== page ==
State pesticide license rules tie landscapers’ hands
It’s tough for a landscaper to get a license to spray garden-variety pesticides on your lawn in New Hampshire, and that’s why at least some landscapers want to make it easier.
New Hampshire requires a combination of stringent education and experience requirements, as well as passing a test. Rich Kahn, the owner of Kahn Landscaping LLC in Wilton, says that he has been landscaping for at least six years and has a bachelor’s degree in engineering and a master’s in education, but “all that doesn’t count. I’m still not allowed to buy the Turf Builder at Home Depot and use it to get rid of your crabgrass.”
Kahn’s experience doesn’t count because he hasn’t been working in New Hampshire for five years under someone who already holds a supervisory license and his degrees are not among those listed in the regulation, like entomology or plant pathology. Thus he couldn’t even sit for the exam.
It didn’t make sense, he said, for him to give up his business and work for someone else for five years, just so he could spray Roundup around his customer’s bushes.
Kahn is not just a landscaper. He has run for governor and Congress as a Libertarian.
“I believe in as limited government as possible, and anything government should do, it should make sense,” he said.
So he contacted John Knowles, D-Hudson, who proposed skipping the experience and education requirements all together.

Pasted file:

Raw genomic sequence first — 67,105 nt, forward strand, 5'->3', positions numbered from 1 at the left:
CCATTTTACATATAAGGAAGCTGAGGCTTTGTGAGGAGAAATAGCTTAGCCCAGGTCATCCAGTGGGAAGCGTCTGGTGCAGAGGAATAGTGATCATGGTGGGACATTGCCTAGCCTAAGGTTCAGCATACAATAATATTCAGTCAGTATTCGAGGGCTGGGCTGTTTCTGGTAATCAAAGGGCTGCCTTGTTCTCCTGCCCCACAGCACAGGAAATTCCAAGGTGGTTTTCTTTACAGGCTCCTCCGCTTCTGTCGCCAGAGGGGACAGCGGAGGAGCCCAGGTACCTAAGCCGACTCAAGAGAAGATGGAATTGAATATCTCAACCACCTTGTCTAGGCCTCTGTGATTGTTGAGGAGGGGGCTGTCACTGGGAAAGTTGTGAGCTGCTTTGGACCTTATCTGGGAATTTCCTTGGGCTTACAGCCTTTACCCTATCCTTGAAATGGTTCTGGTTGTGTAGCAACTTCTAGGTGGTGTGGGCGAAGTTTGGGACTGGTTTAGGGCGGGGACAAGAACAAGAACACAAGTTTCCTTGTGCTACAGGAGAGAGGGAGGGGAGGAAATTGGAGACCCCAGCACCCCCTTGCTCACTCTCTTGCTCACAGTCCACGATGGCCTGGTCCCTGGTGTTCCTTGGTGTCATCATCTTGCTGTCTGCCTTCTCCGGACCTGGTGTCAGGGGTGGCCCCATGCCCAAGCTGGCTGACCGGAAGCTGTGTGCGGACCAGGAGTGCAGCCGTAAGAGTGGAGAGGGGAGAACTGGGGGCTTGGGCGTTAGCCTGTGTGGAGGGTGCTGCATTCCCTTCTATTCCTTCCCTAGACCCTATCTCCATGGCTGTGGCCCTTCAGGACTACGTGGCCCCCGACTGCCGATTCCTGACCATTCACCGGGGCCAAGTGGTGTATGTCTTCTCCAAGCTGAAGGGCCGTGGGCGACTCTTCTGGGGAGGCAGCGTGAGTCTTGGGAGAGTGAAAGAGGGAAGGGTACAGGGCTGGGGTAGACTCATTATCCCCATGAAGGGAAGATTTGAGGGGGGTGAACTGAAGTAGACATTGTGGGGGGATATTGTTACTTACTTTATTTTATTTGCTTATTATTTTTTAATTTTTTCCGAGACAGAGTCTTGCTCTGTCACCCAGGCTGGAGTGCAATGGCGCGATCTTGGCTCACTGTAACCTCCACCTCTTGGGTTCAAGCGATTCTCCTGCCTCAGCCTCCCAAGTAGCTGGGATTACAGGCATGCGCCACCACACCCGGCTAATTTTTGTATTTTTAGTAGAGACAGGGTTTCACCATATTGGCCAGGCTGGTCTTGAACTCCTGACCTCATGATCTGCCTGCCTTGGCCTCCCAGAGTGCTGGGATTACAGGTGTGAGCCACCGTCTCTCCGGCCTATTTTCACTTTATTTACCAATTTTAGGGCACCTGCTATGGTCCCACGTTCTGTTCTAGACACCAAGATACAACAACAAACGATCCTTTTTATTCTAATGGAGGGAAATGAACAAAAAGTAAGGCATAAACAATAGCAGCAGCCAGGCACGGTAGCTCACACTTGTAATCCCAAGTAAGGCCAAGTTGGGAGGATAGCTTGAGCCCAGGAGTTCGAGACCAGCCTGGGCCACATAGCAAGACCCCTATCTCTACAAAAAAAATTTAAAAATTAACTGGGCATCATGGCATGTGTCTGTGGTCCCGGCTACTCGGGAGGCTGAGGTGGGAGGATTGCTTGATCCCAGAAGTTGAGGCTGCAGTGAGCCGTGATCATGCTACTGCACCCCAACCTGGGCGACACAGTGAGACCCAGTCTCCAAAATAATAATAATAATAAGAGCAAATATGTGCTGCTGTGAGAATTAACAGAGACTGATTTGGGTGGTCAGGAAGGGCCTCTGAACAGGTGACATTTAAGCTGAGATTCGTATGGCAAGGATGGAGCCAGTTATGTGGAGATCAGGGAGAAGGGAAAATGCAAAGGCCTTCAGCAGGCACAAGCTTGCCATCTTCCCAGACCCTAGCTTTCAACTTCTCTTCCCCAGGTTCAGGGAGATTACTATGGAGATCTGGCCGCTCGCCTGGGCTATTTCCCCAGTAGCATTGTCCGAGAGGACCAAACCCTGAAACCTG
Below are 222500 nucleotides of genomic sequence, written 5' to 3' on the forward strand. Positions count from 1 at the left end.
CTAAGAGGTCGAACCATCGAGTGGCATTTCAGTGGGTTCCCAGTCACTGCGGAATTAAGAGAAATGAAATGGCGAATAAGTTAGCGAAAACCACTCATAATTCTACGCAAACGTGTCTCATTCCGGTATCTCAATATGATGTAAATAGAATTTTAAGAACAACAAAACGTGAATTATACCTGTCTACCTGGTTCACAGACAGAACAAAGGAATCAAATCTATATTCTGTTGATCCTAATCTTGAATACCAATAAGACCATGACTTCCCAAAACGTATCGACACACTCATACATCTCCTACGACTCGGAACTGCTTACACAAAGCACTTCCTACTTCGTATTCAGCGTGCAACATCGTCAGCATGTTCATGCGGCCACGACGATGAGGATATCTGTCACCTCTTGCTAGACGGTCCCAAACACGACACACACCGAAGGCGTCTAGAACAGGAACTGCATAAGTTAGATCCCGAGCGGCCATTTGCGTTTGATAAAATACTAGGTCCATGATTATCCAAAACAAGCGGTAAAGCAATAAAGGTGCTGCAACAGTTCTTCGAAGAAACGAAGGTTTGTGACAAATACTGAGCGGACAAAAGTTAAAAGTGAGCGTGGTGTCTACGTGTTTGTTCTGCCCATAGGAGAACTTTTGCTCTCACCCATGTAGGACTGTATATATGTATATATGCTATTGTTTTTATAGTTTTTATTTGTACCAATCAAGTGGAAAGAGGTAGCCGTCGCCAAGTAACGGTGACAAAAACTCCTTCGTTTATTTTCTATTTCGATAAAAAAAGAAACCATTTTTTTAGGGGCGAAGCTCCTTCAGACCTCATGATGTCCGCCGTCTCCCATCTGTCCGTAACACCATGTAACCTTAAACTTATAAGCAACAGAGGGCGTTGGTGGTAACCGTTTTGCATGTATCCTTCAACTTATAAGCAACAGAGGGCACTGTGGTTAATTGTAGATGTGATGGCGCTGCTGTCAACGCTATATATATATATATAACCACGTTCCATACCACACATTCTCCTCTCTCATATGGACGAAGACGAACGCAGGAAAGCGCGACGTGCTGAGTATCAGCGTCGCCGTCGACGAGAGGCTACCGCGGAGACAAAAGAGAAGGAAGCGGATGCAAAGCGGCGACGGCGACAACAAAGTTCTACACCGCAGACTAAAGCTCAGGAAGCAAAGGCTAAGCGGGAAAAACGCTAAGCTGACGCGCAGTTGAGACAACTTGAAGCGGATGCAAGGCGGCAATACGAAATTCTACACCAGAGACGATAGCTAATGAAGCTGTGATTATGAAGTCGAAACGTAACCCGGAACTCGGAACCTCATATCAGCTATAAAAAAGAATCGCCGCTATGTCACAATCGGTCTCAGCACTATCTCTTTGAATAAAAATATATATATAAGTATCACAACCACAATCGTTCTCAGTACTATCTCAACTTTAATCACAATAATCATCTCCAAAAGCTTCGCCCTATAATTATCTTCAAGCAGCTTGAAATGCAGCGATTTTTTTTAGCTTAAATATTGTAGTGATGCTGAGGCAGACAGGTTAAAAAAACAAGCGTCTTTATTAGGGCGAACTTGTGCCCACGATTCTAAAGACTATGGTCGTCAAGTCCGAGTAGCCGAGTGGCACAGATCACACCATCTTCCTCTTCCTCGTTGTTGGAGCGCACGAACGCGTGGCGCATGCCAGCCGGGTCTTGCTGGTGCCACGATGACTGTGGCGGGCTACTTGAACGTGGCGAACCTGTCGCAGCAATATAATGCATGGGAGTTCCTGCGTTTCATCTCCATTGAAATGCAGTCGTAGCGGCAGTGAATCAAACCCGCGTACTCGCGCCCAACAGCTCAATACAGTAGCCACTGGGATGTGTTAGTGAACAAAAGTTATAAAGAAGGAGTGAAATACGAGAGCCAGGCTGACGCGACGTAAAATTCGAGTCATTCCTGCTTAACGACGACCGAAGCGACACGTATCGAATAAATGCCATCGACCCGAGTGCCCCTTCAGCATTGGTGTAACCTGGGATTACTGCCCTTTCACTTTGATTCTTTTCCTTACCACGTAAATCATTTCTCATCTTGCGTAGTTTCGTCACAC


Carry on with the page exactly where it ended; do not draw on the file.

“If you can pass the test, and show you know what you are doing, why shouldn’t you be able to do it?” Knowles said.
That’s how they do it in Maine, said Mick Sheffield, a North Hampton landscaper.
Cheating the result?
Sheffield said that it is much more difficult to obtain a license in New Hampshire. Many landscapers start by mowing lawns out of high school and may work years and build up a business before they even understand there are licensing requirements, “so they aren’t going to stop what they are doing to do something else” in order to legally spray what have been doing anyway for years.
“You have to make the assumption that these regulations cause cheating,” said Sheffield.
Sheffield is past president of the New Hampshire Landscapers Association, but he says he was talking strictly for himself.
The association has discussed the issue, but not everyone agrees on a position. Those with supervisory licensing may support the status quo, while those without one oppose it. Sheffield has been on both sides. He had a license but let it lapse, and now subcontracts the spraying to someone without a license.
If the past is any guide, the Agriculture Department and its Pesticide Control Board will oppose the bill. They opposed it years ago, said outgoing Agricultural Commissioner Steve Taylor, but that was when more commercial applicators worked on farmland.
“Now that’s gone down, and you have commercial lawn care guys proliferating,” he said.
Taylor said that these landscapers have a point, and acknowledged that many of them work “outside the law.” But while rural Maine can afford “to be relaxed,” he said, New Hampshire, with its more densely populated southern tier, needs “a fairly high level of surveillance.”
“They’re probably right,” he said about the more innocuous kind of pesticides that most people use on their lawn. “But there are many products that are more toxic, and you can’t isolate which products you can use once you give out an application.”